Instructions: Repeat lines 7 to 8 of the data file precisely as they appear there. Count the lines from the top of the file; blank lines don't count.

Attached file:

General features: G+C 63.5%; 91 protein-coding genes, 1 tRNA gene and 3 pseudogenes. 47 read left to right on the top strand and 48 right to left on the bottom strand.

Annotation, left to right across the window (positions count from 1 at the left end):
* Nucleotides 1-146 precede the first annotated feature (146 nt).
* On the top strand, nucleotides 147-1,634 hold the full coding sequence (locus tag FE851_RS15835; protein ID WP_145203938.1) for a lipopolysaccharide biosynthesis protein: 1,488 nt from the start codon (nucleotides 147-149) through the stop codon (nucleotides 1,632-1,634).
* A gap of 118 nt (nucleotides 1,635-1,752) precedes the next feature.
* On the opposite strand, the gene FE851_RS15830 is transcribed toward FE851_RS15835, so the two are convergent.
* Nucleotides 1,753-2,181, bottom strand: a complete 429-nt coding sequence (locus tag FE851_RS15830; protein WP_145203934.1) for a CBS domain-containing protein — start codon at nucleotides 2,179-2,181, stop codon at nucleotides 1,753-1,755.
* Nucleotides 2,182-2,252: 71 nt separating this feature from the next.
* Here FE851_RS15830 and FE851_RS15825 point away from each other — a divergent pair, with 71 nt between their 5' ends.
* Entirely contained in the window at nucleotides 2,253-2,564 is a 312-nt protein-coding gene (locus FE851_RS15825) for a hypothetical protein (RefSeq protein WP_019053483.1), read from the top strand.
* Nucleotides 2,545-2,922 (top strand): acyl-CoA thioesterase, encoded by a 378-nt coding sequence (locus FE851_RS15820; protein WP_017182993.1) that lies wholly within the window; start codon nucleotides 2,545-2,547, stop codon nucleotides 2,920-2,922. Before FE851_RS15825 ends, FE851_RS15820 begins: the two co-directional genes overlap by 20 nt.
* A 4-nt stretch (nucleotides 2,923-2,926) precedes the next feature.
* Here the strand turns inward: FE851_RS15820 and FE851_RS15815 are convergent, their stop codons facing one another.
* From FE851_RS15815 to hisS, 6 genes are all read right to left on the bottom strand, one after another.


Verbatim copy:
* Nucleotides 1,753-2,181, bottom strand: a complete 429-nt coding sequence (locus tag FE851_RS15830; protein WP_145203934.1) for a CBS domain-containing protein — start codon at nucleotides 2,179-2,181, stop codon at nucleotides 1,753-1,755.
* Nucleotides 2,182-2,252: 71 nt separating this feature from the next.